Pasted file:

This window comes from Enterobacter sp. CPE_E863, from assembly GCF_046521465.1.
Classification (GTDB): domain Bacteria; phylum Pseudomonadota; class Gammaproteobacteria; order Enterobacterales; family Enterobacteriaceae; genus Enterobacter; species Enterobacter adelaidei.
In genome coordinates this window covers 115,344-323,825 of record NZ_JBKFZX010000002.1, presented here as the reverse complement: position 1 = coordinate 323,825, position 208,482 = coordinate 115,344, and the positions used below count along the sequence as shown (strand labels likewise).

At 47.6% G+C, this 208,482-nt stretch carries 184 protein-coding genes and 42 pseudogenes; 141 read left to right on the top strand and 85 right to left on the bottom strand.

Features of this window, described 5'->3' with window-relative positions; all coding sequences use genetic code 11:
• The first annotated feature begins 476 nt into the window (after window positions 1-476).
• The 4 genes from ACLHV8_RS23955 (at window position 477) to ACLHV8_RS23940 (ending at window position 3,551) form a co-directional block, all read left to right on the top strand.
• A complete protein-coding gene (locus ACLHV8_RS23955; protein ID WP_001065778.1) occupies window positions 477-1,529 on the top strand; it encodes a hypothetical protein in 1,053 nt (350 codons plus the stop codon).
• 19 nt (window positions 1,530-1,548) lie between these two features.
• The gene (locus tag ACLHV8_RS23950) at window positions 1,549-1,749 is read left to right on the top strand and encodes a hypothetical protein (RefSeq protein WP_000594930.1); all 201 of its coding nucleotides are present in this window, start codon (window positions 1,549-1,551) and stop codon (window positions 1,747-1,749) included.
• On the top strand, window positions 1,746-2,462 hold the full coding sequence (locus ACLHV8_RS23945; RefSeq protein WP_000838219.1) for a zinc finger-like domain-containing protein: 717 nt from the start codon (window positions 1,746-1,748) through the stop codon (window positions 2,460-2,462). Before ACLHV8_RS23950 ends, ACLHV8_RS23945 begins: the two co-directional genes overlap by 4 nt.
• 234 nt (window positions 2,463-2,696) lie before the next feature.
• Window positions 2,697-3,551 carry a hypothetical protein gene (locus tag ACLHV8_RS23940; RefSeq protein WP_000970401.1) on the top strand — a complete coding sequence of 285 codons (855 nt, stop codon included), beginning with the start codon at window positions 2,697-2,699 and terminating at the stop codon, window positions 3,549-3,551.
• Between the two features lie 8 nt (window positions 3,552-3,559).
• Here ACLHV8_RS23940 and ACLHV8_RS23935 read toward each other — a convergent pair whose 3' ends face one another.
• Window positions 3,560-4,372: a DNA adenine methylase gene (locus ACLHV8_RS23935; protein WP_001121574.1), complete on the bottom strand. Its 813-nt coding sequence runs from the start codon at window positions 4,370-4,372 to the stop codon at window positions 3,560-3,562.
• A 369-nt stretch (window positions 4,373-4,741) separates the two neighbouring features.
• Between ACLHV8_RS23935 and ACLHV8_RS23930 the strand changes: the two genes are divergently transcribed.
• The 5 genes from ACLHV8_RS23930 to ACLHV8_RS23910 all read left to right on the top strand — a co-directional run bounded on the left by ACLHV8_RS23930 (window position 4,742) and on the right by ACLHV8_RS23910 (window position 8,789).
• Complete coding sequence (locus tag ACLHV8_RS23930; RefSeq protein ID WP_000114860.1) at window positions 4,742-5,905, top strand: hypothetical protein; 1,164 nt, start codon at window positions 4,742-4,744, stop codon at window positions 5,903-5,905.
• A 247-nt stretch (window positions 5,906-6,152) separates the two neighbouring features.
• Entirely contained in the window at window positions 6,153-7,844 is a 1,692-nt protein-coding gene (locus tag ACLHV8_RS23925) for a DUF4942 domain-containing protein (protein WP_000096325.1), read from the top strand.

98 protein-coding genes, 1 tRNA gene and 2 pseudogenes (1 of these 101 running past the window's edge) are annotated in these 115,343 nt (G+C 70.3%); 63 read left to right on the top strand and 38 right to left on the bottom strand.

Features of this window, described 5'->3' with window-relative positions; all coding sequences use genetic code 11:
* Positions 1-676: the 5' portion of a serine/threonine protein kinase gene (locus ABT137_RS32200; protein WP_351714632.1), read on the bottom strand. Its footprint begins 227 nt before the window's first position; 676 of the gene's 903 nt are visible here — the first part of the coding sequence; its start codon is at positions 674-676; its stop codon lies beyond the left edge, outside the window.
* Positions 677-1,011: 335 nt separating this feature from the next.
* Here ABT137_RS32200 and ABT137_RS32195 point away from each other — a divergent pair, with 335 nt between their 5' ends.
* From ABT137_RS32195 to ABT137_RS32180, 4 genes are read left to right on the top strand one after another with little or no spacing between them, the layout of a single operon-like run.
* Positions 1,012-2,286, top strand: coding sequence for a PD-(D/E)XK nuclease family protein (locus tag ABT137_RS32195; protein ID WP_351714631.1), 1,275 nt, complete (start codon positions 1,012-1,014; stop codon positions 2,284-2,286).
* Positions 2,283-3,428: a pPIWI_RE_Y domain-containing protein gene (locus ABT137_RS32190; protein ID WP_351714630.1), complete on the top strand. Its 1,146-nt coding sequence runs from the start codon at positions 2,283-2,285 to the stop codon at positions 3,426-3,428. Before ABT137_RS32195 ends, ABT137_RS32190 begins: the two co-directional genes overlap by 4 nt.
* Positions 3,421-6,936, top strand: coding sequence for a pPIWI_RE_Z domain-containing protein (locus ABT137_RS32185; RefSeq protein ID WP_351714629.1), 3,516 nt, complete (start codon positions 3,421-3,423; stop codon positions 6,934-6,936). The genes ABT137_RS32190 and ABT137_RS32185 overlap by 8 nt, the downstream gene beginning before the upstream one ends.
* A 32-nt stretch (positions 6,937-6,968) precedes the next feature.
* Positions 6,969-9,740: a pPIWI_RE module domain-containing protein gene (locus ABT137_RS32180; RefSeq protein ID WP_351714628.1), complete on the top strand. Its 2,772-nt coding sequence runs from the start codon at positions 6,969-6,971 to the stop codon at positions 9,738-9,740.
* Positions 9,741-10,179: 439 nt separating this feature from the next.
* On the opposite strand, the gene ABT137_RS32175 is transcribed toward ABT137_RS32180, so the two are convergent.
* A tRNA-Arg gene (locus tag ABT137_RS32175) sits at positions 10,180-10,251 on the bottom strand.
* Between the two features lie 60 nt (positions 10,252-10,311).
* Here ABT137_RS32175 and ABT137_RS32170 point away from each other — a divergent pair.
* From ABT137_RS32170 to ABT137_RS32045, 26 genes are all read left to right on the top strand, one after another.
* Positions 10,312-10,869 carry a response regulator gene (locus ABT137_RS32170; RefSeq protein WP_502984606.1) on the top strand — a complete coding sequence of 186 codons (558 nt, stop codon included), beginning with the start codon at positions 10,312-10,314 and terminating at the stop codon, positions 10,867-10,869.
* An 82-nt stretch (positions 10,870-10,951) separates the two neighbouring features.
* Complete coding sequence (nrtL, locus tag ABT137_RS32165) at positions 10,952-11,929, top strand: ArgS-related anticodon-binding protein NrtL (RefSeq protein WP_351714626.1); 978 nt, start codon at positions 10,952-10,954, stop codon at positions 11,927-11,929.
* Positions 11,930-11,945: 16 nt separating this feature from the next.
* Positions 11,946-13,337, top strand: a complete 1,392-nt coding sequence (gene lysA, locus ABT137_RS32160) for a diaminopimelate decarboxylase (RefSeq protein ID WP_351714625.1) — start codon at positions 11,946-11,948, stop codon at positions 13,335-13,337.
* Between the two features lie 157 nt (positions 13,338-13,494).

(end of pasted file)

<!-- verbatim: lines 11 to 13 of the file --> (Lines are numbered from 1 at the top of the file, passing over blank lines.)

• On the top strand, window positions 1,746-2,462 hold the full coding sequence (locus ACLHV8_RS23945; RefSeq protein WP_000838219.1) for a zinc finger-like domain-containing protein: 717 nt from the start codon (window positions 1,746-1,748) through the stop codon (window positions 2,460-2,462). Before ACLHV8_RS23950 ends, ACLHV8_RS23945 begins: the two co-directional genes overlap by 4 nt.
• 234 nt (window positions 2,463-2,696) lie before the next feature.
• Window positions 2,697-3,551 carry a hypothetical protein gene (locus tag ACLHV8_RS23940; RefSeq protein WP_000970401.1) on the top strand — a complete coding sequence of 285 codons (855 nt, stop codon included), beginning with the start codon at window positions 2,697-2,699 and terminating at the stop codon, window positions 3,549-3,551.